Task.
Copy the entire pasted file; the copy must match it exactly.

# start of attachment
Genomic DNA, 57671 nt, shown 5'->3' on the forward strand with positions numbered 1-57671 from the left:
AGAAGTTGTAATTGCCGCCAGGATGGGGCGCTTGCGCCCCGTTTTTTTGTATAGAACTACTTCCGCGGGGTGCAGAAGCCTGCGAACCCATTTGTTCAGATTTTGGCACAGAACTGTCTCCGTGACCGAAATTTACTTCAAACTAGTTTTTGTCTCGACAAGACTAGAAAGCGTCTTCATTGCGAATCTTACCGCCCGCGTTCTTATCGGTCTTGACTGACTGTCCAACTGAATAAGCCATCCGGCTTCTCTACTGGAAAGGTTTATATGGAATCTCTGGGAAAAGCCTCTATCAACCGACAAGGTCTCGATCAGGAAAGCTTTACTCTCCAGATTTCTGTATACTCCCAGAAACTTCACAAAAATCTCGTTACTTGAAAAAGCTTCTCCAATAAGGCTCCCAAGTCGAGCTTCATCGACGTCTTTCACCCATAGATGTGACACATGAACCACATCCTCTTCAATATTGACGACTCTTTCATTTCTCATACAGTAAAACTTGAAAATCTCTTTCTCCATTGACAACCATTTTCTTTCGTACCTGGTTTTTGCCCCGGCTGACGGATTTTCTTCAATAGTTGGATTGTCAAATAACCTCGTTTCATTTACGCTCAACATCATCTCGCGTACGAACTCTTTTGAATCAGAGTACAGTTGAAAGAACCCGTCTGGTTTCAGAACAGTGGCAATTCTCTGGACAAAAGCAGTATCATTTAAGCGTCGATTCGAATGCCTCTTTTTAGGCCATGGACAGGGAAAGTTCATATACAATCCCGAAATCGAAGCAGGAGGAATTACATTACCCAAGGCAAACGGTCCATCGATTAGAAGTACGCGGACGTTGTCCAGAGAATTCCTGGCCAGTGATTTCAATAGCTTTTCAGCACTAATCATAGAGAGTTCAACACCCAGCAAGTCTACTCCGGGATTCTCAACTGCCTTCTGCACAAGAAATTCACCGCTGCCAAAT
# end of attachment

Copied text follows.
Genomic DNA, 57671 nt, shown 5'->3' on the forward strand with positions numbered 1-57671 from the left:
AGAAGTTGTAATTGCCGCCAGGATGGGGCGCTTGCGCCCCGTTTTTTTGTATAGAACTACTTCCGCGGGGTGCAGAAGCCTGCGAACCCATTTGTTCAGATTTTGGCACAGAACTGTCTCCGTGACCGAAATTTACTTCAAACTAGTTTTTGTCTCGACAAGACTAGAAAGCGTCTTCATTGCGAATCTTACCGCCCGCGTTCTTATCGGTCTTGACTGACTGTCCAACTGAATAAGCCATCCGGCTTCTCTACTGGAAAGGTTTATATGGAATCTCTGGGAAAAGCCTCTATCAACCGACAAGGTCTCGATCAGGAAAGCTTTACTCTCCAGATTTCTGTATACTCCCAGAAACTTCACAAAAATCTCGTTACTTGAAAAAGCTTCTCCAATAAGGCTCCCAAGTCGAGCTTCATCGACGTCTTTCACCCATAGATGTGACACATGAACCACATCCTCTTCAATATTGACGACTCTTTCATTTCTCATACAGTAAAACTTGAAAATCTCTTTCTCCATTGACAACCATTTTCTTTCGTACCTGGTTTTTGCCCCGGCTGACGGATTTTCTTCAATAGTTGGATTGTCAAATAACCTCGTTTCATTTACGCTCAACATCATCTCGCGTACGAACTCTTTTGAATCAGAGTACAGTTGAAAGAACCCGTCTGGTTTCAGAACAGTGGCAATTCTCTGGACAAAAGCAGTATCATTTAAGCGTCGATTCGAATGCCTCTTTTTAGGCCATGGACAGGGAAAGTTCATATACAATCCCGAAATCGAAGCAGGAGGAATTACATTACCCAAGGCAAACGGTCCATCGATTAGAAGTACGCGGACGTTGTCCAGAGAATTCCTGGCCAGTGATTTCAATAGCTTTTCAGCACTAATCATAGAGAGTTCAACACCCAGCAAGTCTACTCCGGGATTCTCAACTGCCTTCTGCACAAGAAATTCACCGCTGCCAAAT